Since most of the tourists coming here are Mexican, prices are quite reasonable. You can find cheap hostels for those on a backpacker budget, double rooms for $25-30, or luxury hotels that cost about half of what they do down the road in San Miguel de Allende. There seem to be at least three hotels on every block and none of them are chains you’d recognize, so forget cashing in loyalty points. Nearly all are independently owned and run. You’ll find a great selection on Booking.com: just don’t get stuck with something outside of the center.
There are also probably 100+ rooms, apartments, and houses for rent through the various rental sites, so that can be better if you’re doing more than just passing through for a night or two. You can rent our house if you need 3 bedrooms and are going to stay for a long stretch when we’re not there.
A while back I made two videos for the people in my Committed group of Cheap Living Abroad that toured houses and apartments people were renting in central Mexico for $250 to $600 a month. If you want to check them out now, do a search on my YouTube channel. If you subscribe while you’re there, even better. The prices haven’t really gone up since I made those. The peso is down against the dollar and this is still a college town without loads of foreigners driving up the prices.
The Cervantino Festival
Every year in October, Guanajuato hosts the largest music and arts festival in Latin America. The Cervantino Festival is an extravaganza that goes on for three weeks, with a wide range of concerts, dance performances, and an invasion of street performers. Most of the outdoor events are free, while people that you’ve actually heard of will have a ticket fee. Tickets are usually quite reasonable by international standards and I’ve seen a lot of terrific shows. It can be hit-and-miss from year to year though depending on the rotating host country and rotating Mexican states.
If you’re planning to attend, know that this is the highest of high seasons for Guanajuato and you will have to reserve well in advance. Not only are you competing with other tourists for lodging, but all those musicians and dancers have to stay somewhere too. Many of the locals get grumpy in October because the streets are packed and some restaurants have been known to raise their menu prices to cash in. It’s a fun, electric time to be here though if you get your act together on the planning front.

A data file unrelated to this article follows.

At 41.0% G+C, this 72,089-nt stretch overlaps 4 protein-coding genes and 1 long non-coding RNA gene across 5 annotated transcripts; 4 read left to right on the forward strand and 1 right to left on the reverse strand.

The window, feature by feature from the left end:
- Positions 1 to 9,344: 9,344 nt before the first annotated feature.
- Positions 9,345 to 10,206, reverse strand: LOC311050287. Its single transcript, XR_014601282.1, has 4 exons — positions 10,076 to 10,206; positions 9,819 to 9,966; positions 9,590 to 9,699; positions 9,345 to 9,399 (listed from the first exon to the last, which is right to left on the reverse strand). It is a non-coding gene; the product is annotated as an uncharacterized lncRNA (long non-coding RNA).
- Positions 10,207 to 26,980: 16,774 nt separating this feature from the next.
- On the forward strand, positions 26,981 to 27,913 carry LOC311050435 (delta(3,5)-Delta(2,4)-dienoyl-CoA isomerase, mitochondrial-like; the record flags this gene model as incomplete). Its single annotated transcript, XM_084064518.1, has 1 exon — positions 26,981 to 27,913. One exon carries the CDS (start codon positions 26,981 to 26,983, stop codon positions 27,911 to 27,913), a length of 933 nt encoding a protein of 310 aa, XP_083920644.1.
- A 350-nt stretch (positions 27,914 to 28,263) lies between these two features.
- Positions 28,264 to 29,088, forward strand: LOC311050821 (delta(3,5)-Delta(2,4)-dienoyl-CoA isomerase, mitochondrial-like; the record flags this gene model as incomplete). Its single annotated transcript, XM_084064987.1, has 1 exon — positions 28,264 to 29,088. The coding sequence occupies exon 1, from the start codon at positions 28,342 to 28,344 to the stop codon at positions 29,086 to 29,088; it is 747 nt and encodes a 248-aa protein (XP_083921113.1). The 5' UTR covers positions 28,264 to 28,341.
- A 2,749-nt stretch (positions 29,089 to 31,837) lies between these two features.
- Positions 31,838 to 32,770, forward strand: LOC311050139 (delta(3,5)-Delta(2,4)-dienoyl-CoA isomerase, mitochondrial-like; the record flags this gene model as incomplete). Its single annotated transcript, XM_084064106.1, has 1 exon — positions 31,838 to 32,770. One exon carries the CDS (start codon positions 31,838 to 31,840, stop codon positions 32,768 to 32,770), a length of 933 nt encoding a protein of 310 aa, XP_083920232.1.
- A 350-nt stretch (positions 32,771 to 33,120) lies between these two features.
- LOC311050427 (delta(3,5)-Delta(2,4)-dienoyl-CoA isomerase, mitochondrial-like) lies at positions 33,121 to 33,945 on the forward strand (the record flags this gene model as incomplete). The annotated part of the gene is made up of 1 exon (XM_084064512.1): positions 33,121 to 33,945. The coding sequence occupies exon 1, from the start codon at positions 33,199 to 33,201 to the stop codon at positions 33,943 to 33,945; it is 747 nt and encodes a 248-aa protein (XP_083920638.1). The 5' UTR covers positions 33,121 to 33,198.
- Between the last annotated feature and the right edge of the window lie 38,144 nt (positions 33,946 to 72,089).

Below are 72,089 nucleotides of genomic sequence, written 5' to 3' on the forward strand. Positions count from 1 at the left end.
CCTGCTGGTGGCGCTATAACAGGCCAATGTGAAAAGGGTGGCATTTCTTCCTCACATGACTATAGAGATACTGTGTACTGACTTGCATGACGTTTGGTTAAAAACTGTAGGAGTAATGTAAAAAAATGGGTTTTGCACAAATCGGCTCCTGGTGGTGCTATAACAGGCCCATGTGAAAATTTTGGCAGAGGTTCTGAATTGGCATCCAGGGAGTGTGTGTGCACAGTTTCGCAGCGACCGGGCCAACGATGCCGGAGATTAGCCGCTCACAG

Day of the Dead in Guanajuato
There are more famous places to go for Day of the Dead and the locals would probably prefer you visit those instead. Patzcuaro, Oaxaca, and Mexico City are all fine places to go in early November. If you do come here though, you may feel like you stepped into Coco minus the high-rises. The people here are not getting dressed up to make tourists happy. They are doing it because they’ve been doing it to make themselves happy for a hundred years. They were putting up the alters and visiting the cemetery long before that.
Just exercise the normal steps of restraint. Ask before taking photos. Don’t be a jerk in the cemetery. Remember that any altar you see has real ancestors on it. That is not the background to stand in front of for a stupid selfie. Be a good person and you’ll be welcome in my adopted city. even better.
What to Pack for Guanajuato
Whether you are going to my city or San Miguel de Allende, understand that you are 2,000 meters or more above sea level. It’s easy to think, “I’m going to Mexico” and pack like you’re heading to Puerto Vallarta. You’ll be buying long pants and a jacket after arrival if you do.
The days are usually quite warm and sunny in this area, with temperatures in the mid-70s to low-90s all year, with low humidity. When the sun goes down it cools off though. You’ll see people sitting at outdoor cafes all year long, but the jackets get heavier in January when it can dip down below 50F. The rest of the year it’s usually 60s and 70s at night. Bring some layers you can put on and take off, especially if you’re renting a house: there’s no insulation and usually no heat in the homes apart from space heaters.
Bring a refillable water bottle because you’ll need to stay hydrated: most hotels have those 5-gallon bottled water containers you can fill from. A Steripen as a backup would be a good idea. Nobody drinks straight from the tap, including most Mexicans. Any water-based drinks, ice, or ice cream will be safe, even from street vendors.
Bring good sunglasses and a sun hat. Sure, you seldom see the Mexicans seldom wearing either, but their eyes and skin are probably less sensitive than yours. Last, bring comfortable shoes for lots of walking, sometimes on uneven surfaces. There’s little pressure to dress up for anything, even if you go to the symphony.